Foundation of Nigeria’s education policy obsolete – FG

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By EMEKA MAMAH, EMMA UJAH, Abuja Bureau chief & EMMANUEL ELEBEKE

The Federal Government, yesterday, said that the foundation which formed the bedrock of the nation’s education policy had become obsolete.

President Goodluck Jonathan made this known at the opening ceremony of the 20th Nigeria Economic Summit, with the theme, ‘Transforming Education through Partnership for Global Competitiveness,’ in Abuja.

This was even as the government said that it invested N561.9 billion in tertiary and secondary education between 2009 and last year.

Students writing exam

Students writing exam

The Chairman of the NESG, Mr. Foluso Philips, also called on Federal Government to make public the forensic audit of the alleged missing $20 billion oil money, with a view to resting the controversy permanently.

“Within weeks from now, Nigeria would be hosting for the first time, the global gathering for Economic Forum for Africa, which had been held in different parts of Africa for the past 24 years and will be attended by global players that are looking to Africa as the next great and emerging continent. This is indeed an honour to Nigeria, but setting also the urgency to fix the things that are clearly broken,” he said.

The NESG Chairman also stated that so much had happened to the economy since the end of the 19th summit in September 2013 on agriculture, with so many agro entrepreneurs emerging.

In addition to this, he said that the Federal Executive Council had adopted several policies to accommodate some of the recommendations made at the last summit.

Beyond these policies, he added that government was working on new legislations to support the agricultural transformation.

His words: “since the last summit, a number of private sector investors had made some investments like Dangote Group that committed $515 million in the tomatoes, rice and sorghum in Kano State; Flour Mill of Nigeria has committed about $217 million for cassava processing, while Dansa Foods is to invest about $100 million on fruit juice processing. The economy at six per cent last year had continued to show a robust growth in output.

However, Jonathan asked NESG, to review the policy foundation developed about 45 years ago in 1969 to meet current realities. Jonathan spoke through the Vice President, Mohammed Namadi Sambo.

According to him: “More than 40 years after, this policy foundation is ripe for review, to determine its relevance and fine-tune its adaptability to national objectives, in this 21st century.

“It is my hope that this summit will take up this challenge by applying itself rigorously to the design of an ideal education system that will satisfy our national needs and aspirations.”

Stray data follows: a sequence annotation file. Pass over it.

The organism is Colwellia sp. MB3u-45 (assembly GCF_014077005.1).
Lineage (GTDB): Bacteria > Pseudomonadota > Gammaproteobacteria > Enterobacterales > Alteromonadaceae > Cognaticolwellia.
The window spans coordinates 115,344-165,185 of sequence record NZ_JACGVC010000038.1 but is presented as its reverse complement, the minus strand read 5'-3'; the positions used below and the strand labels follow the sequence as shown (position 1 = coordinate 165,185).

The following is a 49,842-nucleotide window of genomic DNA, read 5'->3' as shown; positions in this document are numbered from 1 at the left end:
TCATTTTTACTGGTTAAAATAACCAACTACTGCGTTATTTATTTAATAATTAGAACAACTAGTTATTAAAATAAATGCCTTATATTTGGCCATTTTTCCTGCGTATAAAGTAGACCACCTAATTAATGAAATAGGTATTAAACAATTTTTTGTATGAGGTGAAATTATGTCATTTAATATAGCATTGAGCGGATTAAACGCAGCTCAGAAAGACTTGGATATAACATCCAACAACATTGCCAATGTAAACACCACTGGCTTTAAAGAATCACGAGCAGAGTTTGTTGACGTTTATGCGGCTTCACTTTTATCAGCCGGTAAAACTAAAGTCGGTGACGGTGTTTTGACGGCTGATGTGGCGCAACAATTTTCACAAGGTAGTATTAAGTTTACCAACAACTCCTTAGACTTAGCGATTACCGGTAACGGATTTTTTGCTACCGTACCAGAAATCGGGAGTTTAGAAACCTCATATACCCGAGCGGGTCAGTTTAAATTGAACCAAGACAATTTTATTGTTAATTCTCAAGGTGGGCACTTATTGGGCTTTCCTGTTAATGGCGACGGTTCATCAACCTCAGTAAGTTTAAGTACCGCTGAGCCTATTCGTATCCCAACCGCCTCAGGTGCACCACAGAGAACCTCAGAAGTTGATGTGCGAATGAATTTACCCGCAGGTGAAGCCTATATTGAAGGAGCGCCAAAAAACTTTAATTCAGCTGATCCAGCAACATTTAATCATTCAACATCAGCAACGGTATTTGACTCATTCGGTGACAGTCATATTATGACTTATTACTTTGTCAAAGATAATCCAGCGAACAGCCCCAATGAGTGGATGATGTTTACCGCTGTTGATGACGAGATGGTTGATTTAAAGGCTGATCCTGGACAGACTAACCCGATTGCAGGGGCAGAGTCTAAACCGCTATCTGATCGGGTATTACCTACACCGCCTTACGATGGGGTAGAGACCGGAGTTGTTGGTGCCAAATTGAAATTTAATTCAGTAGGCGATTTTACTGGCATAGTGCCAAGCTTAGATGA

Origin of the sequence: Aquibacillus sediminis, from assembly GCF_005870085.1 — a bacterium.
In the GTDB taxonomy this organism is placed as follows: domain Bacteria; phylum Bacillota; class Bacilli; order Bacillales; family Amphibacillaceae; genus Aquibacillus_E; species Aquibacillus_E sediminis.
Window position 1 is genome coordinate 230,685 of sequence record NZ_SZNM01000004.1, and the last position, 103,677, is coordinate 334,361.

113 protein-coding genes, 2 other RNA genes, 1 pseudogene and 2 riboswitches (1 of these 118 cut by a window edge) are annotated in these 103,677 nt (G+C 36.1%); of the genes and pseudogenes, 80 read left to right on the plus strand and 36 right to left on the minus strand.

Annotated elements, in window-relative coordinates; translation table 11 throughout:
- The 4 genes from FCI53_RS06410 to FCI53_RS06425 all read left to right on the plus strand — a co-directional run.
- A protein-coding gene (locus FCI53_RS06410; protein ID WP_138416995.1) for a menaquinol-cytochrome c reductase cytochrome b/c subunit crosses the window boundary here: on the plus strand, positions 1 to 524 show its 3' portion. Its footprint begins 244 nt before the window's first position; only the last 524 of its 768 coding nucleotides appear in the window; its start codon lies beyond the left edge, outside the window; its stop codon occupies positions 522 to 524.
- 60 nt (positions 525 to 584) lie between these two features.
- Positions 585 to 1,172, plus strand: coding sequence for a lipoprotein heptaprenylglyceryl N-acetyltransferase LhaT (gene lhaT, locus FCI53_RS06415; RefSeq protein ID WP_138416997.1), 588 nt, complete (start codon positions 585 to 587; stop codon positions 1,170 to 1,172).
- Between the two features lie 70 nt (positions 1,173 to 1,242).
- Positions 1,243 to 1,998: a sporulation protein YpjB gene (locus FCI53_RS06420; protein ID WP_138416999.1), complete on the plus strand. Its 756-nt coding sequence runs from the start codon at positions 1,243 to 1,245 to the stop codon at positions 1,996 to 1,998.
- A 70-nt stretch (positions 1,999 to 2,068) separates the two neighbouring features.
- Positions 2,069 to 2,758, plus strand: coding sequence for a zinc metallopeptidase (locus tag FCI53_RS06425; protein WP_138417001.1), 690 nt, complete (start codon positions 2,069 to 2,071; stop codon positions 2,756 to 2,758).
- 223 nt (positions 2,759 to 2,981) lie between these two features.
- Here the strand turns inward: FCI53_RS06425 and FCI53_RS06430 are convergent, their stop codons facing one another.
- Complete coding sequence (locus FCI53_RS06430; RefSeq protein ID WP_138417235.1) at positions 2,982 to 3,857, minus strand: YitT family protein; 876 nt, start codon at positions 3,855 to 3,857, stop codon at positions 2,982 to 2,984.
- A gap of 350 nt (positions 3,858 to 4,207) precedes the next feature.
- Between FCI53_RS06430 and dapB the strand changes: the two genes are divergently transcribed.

Jonathan pointed out that development of the education sector was one the major priorities of his administration as it was the key for accelerating national transformation and development.

“Education has changed the destiny of nations, big and small and we are determined to change our story for the very best,’’ pointing out that the Federal Government had identified access, quality and equity as the main strategic goals of the new education policy.

Jonathan stressed that government had introduced several initiatives including the girl and boy-child education, the Almajiri system, teacher training and retraining, increased funding and other far reaching policy reforms at all levels of the education system to achieve these goals.

He, however, called for more partnership between the three tiers of government, the private sector and international development agencies in designing credible sectoral accountability frameworks that will impact positively on the sector.

Development of human capital

“There is an urgent need to develop human capital, by investing and improving the skills of our people to facilitate the actualisation of our national objectives,” he stated, and urged stakeholders in the education sector to articulate practical solutions to surmount challenges of acquiring accurate statistics, especially at the basic and secondary levels, particularly on school enrolment and other education indices. “It is necessary that we get the numbers right to aid successful planning and decision-making,” he added.

Earlier in his speech, the Supervising Minister of Education, Mr. Nyesom Wike, had said that the Federal Government invested N561.9 billion in tertiary and secondary education between 2009 and 2013. Wike explained that tertiary education attracted N522.2 billion, while secondary education got N39.7 billion within the period under review.

’’The Federal Government invested N522.2 billion within the period 2009 – 2013, in the area of project development, academic staff training and development, library development and other high impact projects in tertiary education. ’Out of this amount, N456.5 billion was accessed while N65.6 billion was committed but not accessed. ’The investment in tertiary education through Tertiary Education Trust Fund, TETfund to universities was N268.5 billion of which N35.1 billion was not accessed.”

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